The Saudi Snit
The Kingdom of Saudi Arabia has just had a tantrum. A day after winning one of the rotational seats on the United Nations Security Council, the Saudis announced they would not take the seat.
Iran and the Quelling of Congressional Troublemaking
The attempt to play chicken with government operations and the nation's creditworthiness, and the shutdown and anxiety in financial markets resulting from the attempt, already have harmed U.S. foreign relations and interests overseas.
Nixon's Principles and a Multipolar Middle East
Perhaps the most successful U.S. diplomacy of the past half century was the management by Richard Nixon, aided by Henry Kissinger, of relations with other major powers in the early 1970s, and in particular the triangular diplomacy involving the Soviet Union and China.
The Anarchist Tendency
One has to struggle to find any principles or consistency in the ongoing effort at extortion that has involved shutting down government operations and threatening default on the national debt. The most common lines of analysis of what is happening, having to do with such things as gerrymandering and tea party primary challenges and the role of money in politics, have nothing to do with principle. Those lines of analysis are mostly correct and explain most of what needs to be explained.
The Evolving Scorecard on Libya
Many episodes, or aspects of episodes, in American foreign policy quickly get pigeon-holed as successes or failures. The label gets stuck to the episode, as a frozen judgment from an earlier time, and then the episode gets repeatedly referred to in such terms. The Western intervention in Libya two years ago customarily gets labeled this way as a success.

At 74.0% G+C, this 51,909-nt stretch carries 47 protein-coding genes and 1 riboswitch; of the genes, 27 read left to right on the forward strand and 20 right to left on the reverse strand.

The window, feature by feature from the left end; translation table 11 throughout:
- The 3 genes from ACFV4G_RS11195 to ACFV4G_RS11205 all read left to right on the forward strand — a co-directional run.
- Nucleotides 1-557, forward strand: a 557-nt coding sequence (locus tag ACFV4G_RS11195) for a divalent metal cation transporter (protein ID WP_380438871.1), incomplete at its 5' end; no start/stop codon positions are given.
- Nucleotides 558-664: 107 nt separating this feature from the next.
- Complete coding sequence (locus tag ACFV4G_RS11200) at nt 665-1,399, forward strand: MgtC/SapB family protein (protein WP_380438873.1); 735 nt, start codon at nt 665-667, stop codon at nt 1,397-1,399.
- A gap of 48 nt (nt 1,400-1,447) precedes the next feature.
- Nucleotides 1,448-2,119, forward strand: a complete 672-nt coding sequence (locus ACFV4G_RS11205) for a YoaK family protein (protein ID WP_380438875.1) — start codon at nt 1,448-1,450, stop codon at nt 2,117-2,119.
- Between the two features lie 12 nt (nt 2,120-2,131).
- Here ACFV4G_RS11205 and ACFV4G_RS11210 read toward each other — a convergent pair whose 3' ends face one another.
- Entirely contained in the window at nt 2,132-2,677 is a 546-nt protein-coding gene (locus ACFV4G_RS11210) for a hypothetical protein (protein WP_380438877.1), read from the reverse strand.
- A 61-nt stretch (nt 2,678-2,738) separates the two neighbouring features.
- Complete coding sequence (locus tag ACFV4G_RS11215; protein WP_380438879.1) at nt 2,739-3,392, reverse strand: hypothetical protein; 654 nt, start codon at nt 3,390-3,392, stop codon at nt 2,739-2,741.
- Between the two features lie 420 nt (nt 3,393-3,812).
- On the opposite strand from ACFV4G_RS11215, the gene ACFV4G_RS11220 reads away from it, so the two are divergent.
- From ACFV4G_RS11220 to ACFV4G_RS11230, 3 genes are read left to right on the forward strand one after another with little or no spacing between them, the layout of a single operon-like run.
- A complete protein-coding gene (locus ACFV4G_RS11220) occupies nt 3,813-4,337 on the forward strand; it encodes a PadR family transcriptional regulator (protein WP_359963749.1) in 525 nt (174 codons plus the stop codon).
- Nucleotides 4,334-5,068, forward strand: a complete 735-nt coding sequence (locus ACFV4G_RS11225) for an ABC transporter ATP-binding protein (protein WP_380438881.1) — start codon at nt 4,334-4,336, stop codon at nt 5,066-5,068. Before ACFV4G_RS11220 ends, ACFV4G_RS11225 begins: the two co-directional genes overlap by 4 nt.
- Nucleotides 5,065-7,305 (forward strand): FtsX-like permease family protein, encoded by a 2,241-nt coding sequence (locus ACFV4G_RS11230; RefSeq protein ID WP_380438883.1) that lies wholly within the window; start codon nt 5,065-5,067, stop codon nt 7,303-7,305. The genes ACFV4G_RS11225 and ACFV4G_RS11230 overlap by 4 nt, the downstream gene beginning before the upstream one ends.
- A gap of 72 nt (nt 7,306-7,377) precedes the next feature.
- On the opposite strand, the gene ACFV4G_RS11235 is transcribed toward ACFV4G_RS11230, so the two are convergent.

The Shutdown and American Power, Hard and Soft
The outrageous shutdown of the federal government's operations has multitudinous effects on foreign relations and national security. Some of the effects are easy to see. Others are less discernible or measurable but may over the long term be more important.
Which, and Whose, Concrete Actions?
It certainly was a whirlwind week for Iranian-U.S. relations. A very good week, too, for anyone interested in the peaceful resolution of differences between the United States and Iran—and anyone genuinely interested in avoiding an Iranian nuclear weapon, a goal achievable with assurance only through the peaceful resolution of differences.
A Message to the Israeli People About Iran
Benjamin Netanyahu will not support any agreement between the United States and Iran. Or to be more precise, he will not support any agreement that is at all reasonable and in both U.S. and Iranian interests and thus has any chance of being negotiated.
Syria and the Burden of Incumbency
Debate about U.S. policy toward Syria has clearly exhibited some of the downsides of a reality about any discourse on foreign policy: that everyone is free to criticize anyone else's position or recommendations, but the incumbent president is the only one who has to come up with a real policy and try to make it work.